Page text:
A corpus pragmatic analysis of spoken English business communication

Activity: Talk or presentationScience to science


British culture is said to be characterised by off-record or negative politeness (Blum-Kulka, 1987) and norms giving prominence to social distance (Bargiela-Chiappini & Kádár, 2011). Work constituting variational pragmatics (Barron & Schneider, 2008) has shown that politeness differs across speakers and contexts. Culpeper and Gillings (2018) found that there are differences in what politeness type is used depending on one’s sociolinguistic background.

In the present study, I investigate whether a nuanced politeness pattern based on linguistic variables can also be found in a specialised (in this case, business) context using the 1-million-word Cambridge and Nottingham Business English Corpus (CANBEC) (Handford, 2010). The corpus contains rich (sociolinguistic) speaker metadata, allowing for various comparisons, for example between genders and professions. Crucially for pragmatic analysis, CANBEC also contains metadata on the context of the interaction (Handford, 2010).

I selected 50 key British formulaic politeness expressions, each allotted to one of three types of politeness (tentativeness, deference or solidarity), and differing levels of formality (e.g., relatively formal goodbye versus relatively informal bye). The selection of expressions was driven by academic literature and/or non-academic literature (e.g., newspaper articles complaining about politeness); my own knowledge of politeness practices; or extrapolations from other expressions (e.g., thank you would lead to a consideration of thanks, ta, cheers). Instances of these 50 expressions were retrieved from CANBEC, and then manually screened to remove non-genuine cases of politeness (e.g., sarcasm).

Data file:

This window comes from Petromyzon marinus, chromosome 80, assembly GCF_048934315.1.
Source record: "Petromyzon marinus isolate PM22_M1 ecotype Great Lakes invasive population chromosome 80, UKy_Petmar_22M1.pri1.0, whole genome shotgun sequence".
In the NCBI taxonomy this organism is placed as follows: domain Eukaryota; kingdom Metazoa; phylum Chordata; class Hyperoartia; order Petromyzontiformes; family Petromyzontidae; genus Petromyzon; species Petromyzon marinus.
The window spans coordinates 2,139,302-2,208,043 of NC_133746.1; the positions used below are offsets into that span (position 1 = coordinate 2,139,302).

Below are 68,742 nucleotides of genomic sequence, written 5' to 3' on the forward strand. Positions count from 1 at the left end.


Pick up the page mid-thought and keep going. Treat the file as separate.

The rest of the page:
I applied a linear mixed-effects model to analyse the effect of each social variable on the use of politeness expressions. Clear differences across politeness types and levels of formality emerged. There is also an observable difference in politeness usage based on job level, and between speakers of different ages. There are likely to be multiple and complex reasons for each finding; I will offer some tentative possibilities.

Bargiela-Chiappini, F., & Kádár, D. (eds.). (2011). Politeness Across Cultures. London: Palgrave
Blum-Kulka, S. 1987. “Indirectness and politeness in requests: Same or different?” Journal of
Pragmatics, 11, 131-146.
Culpeper, J. & Gillings, M. (2018). “Politeness variation in England: A North-South divide?” In V.
Brezina, R. Love, and K. Aijmer (Eds.), Corpus Approaches to Contemporary British Speech: Sociolinguistic studies of the Spoken BNC2014. New York: Routledge.
Schneider, K. P., & Barron, A. (eds.). (2008). Variational pragmatics: A focus on regional varieties in pluricentric languages (Vol. 178). John Benjamins Publishing.
Handford, M. (2010). The Language of Business Meetings. Cambridge: Cambridge University Press.
Period4 Jul 2023
Event titleCorpus Linguistics 2023
Event typeConference
LocationLancaster, United KingdomShow on map


  • pragmatics
  • corpus linguistics
  • business communication